PHOTO(S): © Mike Theiss/National Geographic Stock
Coastal and marine tourism is a vital part of a country’s economy. This goal measures participation in sustainable tourism to coastal regions.
This year’s analysis provided insight into the pandemic’s impact on global tourism.
This year, the data we used to for tourism sustainability was from the from the World Travel and Tourism Council (WTTC) and the World Economic Forum’s (WEF) new Travel and Tourism Development Index (TTDI). Sustainabiliyt was based on three pillars: Environmental Sustainability, Socio-economic Resilience and Conditions, and Travel and Tourism Demand Pressure and Impact. Scores generally increased among assessment regions from 2019 to 2021.
The other component of this goal is the amount of direct employment in the tourism sector as reported by WTTC. Unsurprisingly, the pandemic resulted in a large decrease in tourism employment from 2019 to 2020. During this period, employment decreased in every single region for which data were available, but island nations were the hardest hit. The three largest decreases occurred in the Bahamas (-12.8), Aruba (-8.8), and Seychelles (-7.5), and the list goes on for a while before a non-island nation shows up. Fortunately employment rebounded, albeit less dramatic, the following year — presumably as a result of vaccine roll outs and general border re-openings. From 2020 to 2021, regions in the assessment saw a mean increase of 0.46 percentage points of direct employment in tourism. The top three largest increases in percentage points occurred in Aruba (+5.2), the Bahamas (+4.4), and Saint Lucia (+2.1).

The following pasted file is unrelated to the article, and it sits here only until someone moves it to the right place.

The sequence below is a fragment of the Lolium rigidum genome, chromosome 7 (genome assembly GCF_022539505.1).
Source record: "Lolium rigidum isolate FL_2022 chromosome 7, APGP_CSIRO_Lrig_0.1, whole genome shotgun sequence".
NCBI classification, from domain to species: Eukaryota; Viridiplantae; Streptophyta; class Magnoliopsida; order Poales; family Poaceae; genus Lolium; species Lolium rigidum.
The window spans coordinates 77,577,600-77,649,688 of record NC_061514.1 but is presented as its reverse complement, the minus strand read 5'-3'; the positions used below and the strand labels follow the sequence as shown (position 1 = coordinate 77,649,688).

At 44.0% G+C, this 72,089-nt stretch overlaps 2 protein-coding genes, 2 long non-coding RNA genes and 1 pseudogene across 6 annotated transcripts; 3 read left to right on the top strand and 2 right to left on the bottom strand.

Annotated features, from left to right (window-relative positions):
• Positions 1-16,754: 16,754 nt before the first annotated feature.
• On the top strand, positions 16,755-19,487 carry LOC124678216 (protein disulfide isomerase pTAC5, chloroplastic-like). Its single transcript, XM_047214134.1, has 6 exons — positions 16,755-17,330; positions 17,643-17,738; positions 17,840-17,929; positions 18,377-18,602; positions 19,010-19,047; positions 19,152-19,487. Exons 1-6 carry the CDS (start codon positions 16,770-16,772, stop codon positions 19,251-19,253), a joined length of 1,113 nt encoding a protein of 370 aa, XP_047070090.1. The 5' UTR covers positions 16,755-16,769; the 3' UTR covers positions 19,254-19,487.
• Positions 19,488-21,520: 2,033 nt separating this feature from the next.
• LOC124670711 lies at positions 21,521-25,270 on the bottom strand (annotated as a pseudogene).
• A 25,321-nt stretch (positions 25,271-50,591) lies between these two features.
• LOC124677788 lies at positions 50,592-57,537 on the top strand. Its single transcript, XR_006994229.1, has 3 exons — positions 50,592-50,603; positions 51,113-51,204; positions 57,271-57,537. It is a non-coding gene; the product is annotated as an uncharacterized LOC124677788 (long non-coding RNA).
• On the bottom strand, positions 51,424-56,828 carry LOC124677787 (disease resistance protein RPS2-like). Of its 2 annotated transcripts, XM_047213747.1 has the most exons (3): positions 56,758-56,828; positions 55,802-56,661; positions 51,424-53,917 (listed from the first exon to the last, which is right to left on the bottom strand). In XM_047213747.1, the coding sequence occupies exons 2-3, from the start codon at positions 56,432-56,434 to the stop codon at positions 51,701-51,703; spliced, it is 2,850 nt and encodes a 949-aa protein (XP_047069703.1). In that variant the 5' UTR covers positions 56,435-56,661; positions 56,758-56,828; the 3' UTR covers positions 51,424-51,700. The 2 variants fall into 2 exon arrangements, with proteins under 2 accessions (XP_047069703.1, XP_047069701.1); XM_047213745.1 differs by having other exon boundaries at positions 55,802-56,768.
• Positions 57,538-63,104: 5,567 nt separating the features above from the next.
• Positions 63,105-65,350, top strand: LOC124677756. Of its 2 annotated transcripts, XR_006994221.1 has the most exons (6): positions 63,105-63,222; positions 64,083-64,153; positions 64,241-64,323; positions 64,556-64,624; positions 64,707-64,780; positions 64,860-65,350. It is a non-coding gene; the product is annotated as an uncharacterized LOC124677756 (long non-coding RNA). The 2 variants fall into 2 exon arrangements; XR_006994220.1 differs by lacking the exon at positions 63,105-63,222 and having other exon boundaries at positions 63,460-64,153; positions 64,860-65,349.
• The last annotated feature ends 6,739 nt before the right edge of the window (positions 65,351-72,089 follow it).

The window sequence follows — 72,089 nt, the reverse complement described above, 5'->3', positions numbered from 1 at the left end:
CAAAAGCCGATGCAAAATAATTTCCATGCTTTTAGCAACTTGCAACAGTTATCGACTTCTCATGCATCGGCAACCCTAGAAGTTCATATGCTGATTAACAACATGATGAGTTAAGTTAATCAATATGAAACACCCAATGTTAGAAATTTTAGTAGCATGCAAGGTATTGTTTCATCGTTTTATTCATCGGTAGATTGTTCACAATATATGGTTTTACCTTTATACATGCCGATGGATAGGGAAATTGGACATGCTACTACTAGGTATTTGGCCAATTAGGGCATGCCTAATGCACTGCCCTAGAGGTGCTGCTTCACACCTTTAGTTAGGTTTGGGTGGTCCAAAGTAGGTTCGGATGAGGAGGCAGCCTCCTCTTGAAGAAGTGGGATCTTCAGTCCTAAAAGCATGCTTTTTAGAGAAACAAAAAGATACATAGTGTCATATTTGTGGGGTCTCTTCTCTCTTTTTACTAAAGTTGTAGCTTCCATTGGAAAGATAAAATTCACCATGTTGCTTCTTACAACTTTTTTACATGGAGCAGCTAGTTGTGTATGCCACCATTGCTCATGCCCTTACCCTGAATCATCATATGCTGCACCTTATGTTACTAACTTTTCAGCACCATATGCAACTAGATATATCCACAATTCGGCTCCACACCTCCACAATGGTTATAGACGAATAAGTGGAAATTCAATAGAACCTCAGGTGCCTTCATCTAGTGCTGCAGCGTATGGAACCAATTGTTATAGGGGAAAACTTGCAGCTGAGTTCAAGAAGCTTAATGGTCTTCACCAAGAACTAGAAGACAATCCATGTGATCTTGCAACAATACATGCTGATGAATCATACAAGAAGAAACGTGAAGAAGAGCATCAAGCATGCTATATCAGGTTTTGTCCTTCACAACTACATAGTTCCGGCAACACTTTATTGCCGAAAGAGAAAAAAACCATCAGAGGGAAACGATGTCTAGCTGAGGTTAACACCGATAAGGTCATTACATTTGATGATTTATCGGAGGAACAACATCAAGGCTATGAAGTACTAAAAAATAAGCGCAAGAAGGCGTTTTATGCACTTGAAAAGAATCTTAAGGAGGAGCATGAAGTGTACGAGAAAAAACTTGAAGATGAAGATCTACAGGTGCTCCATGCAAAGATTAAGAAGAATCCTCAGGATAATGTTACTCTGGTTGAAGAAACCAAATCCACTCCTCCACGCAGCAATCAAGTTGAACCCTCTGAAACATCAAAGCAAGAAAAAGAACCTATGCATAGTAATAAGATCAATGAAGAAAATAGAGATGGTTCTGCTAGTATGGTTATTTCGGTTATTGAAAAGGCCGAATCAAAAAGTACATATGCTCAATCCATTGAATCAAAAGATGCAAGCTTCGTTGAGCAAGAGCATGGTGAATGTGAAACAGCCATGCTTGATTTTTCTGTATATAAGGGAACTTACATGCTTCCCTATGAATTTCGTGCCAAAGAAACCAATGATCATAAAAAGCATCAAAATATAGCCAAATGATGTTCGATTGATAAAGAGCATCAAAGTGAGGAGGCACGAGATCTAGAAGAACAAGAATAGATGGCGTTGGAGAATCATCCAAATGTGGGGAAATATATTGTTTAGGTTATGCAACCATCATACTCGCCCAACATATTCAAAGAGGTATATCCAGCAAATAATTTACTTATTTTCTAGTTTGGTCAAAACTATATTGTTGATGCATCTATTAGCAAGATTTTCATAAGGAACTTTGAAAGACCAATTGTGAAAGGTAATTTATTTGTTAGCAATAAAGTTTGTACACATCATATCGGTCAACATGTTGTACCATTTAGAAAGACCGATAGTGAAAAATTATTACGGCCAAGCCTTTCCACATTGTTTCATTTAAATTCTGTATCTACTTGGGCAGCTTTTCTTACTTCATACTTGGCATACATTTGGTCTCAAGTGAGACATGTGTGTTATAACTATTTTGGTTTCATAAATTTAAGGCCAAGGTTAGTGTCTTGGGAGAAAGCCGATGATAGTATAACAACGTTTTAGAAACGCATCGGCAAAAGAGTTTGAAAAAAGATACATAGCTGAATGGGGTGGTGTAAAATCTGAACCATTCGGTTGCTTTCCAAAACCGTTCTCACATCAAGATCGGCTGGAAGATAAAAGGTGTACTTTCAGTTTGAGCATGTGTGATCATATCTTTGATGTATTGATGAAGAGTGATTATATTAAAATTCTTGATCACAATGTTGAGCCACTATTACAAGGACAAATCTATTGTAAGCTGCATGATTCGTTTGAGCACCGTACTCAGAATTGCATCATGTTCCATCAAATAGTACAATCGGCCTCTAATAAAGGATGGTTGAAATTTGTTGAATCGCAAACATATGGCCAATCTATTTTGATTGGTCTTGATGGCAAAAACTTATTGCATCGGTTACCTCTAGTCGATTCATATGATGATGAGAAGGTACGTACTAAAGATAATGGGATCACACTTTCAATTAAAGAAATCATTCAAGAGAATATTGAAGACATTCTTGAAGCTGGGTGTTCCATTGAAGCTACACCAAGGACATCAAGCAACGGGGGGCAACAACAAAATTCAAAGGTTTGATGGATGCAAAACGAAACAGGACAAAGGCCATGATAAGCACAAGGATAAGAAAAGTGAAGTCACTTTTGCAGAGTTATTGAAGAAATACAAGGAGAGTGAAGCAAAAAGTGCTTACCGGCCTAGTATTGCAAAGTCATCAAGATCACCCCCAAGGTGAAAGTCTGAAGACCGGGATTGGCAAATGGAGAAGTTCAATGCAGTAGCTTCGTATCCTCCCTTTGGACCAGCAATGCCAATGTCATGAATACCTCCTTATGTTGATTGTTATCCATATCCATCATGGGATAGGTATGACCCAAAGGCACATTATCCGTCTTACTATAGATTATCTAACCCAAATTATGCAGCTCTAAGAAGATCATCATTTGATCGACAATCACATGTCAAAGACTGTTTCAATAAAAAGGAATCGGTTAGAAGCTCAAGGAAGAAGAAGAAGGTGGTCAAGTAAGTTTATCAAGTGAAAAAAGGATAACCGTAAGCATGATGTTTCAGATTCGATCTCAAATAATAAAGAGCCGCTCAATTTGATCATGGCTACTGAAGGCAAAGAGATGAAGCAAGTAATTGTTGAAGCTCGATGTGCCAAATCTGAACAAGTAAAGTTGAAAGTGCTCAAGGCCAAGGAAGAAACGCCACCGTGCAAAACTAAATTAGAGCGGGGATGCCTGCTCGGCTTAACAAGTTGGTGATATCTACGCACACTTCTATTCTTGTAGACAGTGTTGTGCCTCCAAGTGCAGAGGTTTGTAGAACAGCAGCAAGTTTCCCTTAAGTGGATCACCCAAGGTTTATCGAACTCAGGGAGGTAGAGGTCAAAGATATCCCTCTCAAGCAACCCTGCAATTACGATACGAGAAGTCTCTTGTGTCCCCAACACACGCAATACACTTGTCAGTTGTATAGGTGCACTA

In general, the countries with the lowest scores have unsafe or unappealing conditions owing to poverty, political turmoil, war or other volatile conditions and their scores will likely be depressed until those fundamental conditions improve. Once these conditions are resolved, improvements to Tourism and Recreation can occur rapidly. In Sri Lanka, 2009 marked the end of a 25 year civil war, and since then the proportion of people employed in tourism has more than doubled.